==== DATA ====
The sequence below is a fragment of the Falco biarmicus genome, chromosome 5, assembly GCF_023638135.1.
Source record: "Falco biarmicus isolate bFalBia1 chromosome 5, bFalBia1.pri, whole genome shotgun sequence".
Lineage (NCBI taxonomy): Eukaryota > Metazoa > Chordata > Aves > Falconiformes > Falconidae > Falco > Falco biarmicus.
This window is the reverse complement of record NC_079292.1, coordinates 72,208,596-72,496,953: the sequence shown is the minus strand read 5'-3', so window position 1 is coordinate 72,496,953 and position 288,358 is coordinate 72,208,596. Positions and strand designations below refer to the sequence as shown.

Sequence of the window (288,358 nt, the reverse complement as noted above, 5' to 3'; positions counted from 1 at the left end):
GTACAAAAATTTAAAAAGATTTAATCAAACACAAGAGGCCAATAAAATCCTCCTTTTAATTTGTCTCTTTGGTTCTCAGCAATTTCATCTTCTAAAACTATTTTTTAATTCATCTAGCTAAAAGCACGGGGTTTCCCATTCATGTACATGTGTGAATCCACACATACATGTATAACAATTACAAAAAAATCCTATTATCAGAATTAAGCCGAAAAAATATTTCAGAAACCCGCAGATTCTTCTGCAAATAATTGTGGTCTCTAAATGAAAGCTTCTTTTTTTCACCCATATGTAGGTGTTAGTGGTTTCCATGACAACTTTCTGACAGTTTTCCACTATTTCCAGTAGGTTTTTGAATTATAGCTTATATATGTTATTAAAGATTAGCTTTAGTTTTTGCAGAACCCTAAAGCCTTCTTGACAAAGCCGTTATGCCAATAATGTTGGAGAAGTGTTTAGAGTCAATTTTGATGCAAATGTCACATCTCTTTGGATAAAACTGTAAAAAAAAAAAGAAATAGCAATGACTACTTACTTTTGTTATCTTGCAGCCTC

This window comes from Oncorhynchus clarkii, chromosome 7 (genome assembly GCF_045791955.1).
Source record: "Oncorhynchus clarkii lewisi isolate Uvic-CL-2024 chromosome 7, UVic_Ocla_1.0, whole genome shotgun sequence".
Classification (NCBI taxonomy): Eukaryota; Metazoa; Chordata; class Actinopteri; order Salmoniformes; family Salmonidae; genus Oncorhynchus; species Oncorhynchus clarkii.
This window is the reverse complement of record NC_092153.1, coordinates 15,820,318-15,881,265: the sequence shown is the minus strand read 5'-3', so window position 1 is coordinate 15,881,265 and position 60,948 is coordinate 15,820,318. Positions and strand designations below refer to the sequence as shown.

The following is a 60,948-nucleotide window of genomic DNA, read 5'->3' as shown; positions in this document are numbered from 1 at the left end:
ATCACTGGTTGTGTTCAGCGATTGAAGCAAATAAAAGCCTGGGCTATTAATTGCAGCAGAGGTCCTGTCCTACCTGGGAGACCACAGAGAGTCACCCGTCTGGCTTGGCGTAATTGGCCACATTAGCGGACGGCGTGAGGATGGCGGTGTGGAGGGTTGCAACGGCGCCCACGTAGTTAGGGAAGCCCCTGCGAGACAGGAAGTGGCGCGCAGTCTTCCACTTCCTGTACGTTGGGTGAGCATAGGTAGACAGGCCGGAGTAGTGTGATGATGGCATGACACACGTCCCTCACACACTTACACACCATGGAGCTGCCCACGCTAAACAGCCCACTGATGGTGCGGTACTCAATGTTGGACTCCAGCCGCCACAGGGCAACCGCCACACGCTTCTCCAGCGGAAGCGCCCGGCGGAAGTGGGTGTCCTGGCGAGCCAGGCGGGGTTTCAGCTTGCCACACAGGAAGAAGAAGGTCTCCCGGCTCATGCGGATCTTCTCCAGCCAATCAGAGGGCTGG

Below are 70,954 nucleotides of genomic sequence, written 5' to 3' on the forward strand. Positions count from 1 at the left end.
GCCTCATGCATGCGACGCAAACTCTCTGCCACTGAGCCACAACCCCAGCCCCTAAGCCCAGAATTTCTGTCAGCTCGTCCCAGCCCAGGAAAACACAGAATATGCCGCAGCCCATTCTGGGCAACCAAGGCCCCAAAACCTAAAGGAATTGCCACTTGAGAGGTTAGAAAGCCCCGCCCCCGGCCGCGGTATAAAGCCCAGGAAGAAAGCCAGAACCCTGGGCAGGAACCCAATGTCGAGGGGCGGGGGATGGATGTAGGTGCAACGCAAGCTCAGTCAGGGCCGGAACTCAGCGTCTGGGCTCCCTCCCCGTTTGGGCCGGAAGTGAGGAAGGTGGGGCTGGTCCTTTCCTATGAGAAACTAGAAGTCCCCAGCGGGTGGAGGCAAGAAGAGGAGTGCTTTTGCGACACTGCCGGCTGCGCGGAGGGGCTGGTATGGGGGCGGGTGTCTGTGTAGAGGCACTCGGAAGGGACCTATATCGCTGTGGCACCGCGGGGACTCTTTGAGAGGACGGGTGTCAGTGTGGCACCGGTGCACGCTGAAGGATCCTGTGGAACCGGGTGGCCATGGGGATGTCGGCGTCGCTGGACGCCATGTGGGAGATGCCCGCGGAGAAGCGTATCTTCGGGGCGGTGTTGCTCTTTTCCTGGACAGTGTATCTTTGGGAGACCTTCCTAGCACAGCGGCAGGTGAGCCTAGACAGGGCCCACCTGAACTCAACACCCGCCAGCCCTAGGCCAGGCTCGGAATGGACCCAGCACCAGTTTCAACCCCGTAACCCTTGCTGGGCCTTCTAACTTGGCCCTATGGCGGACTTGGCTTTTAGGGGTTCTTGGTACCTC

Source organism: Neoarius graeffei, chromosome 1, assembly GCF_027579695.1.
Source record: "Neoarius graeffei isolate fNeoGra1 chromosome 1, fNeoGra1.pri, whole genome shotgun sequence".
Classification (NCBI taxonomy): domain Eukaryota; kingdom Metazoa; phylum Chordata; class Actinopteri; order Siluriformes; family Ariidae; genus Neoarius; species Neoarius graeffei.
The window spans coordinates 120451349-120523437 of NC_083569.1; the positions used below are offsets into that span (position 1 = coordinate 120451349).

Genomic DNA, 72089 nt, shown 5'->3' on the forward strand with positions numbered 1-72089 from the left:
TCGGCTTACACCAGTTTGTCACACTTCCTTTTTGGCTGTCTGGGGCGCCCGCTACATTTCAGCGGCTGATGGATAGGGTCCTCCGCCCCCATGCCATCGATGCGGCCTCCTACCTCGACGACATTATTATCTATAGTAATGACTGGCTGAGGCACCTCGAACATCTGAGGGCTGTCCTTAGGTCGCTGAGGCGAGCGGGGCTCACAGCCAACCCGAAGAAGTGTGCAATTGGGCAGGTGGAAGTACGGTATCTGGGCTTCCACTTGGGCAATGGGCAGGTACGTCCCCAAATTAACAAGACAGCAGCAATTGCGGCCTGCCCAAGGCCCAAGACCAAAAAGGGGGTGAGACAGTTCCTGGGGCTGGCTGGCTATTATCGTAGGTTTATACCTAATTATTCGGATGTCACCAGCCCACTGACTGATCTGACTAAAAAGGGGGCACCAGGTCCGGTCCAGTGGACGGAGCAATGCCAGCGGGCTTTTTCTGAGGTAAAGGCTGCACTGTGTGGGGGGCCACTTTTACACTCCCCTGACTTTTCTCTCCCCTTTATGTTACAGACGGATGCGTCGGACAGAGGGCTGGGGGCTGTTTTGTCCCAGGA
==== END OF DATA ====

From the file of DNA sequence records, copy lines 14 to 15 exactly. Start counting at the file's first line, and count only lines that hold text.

GCCTCATGCATGCGACGCAAACTCTCTGCCACTGAGCCACAACCCCAGCCCCTAAGCCCAGAATTTCTGTCAGCTCGTCCCAGCCCAGGAAAACACAGAATATGCCGCAGCCCATTCTGGGCAACCAAGGCCCCAAAACCTAAAGGAATTGCCACTTGAGAGGTTAGAAAGCCCCGCCCCCGGCCGCGGTATAAAGCCCAGGAAGAAAGCCAGAACCCTGGGCAGGAACCCAATGTCGAGGGGCGGGGGATGGATGTAGGTGCAACGCAAGCTCAGTCAGGGCCGGAACTCAGCGTCTGGGCTCCCTCCCCGTTTGGGCCGGAAGTGAGGAAGGTGGGGCTGGTCCTTTCCTATGAGAAACTAGAAGTCCCCAGCGGGTGGAGGCAAGAAGAGGAGTGCTTTTGCGACACTGCCGGCTGCGCGGAGGGGCTGGTATGGGGGCGGGTGTCTGTGTAGAGGCACTCGGAAGGGACCTATATCGCTGTGGCACCGCGGGGACTCTTTGAGAGGACGGGTGTCAGTGTGGCACCGGTGCACGCTGAAGGATCCTGTGGAACCGGGTGGCCATGGGGATGTCGGCGTCGCTGGACGCCATGTGGGAGATGCCCGCGGAGAAGCGTATCTTCGGGGCGGTGTTGCTCTTTTCCTGGACAGTGTATCTTTGGGAGACCTTCCTAGCACAGCGGCAGGTGAGCCTAGACAGGGCCCACCTGAACTCAACACCCGCCAGCCCTAGGCCAGGCTCGGAATGGACCCAGCACCAGTTTCAACCCCGTAACCCTTGCTGGGCCTTCTAACTTGGCCCTATGGCGGACTTGGCTTTTAGGGGTTCTTGGTACCTC

Source organism: Neoarius graeffei, chromosome 1, assembly GCF_027579695.1.